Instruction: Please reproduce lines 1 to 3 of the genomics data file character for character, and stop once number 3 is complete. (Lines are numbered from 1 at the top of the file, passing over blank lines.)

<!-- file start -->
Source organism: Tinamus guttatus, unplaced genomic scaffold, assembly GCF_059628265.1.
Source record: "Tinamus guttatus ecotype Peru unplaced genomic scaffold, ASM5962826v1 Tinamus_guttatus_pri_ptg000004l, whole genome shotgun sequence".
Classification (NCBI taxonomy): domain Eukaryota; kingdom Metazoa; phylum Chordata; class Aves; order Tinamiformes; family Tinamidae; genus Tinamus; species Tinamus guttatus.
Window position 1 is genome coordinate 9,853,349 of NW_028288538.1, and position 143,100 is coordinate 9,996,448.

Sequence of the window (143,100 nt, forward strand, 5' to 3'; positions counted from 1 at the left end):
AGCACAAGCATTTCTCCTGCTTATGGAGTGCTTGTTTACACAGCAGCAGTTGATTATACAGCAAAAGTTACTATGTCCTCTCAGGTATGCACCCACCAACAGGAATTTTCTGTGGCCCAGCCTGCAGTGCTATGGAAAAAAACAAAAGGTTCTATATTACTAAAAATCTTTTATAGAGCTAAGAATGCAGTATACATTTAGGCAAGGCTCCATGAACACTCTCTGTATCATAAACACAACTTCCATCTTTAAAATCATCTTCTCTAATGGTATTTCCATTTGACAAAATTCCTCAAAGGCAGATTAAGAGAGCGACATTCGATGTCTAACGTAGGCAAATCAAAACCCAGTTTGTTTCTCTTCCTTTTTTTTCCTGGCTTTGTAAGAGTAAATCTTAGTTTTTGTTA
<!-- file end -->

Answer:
Source organism: Tinamus guttatus, unplaced genomic scaffold, assembly GCF_059628265.1.
Source record: "Tinamus guttatus ecotype Peru unplaced genomic scaffold, ASM5962826v1 Tinamus_guttatus_pri_ptg000004l, whole genome shotgun sequence".
Classification (NCBI taxonomy): domain Eukaryota; kingdom Metazoa; phylum Chordata; class Aves; order Tinamiformes; family Tinamidae; genus Tinamus; species Tinamus guttatus.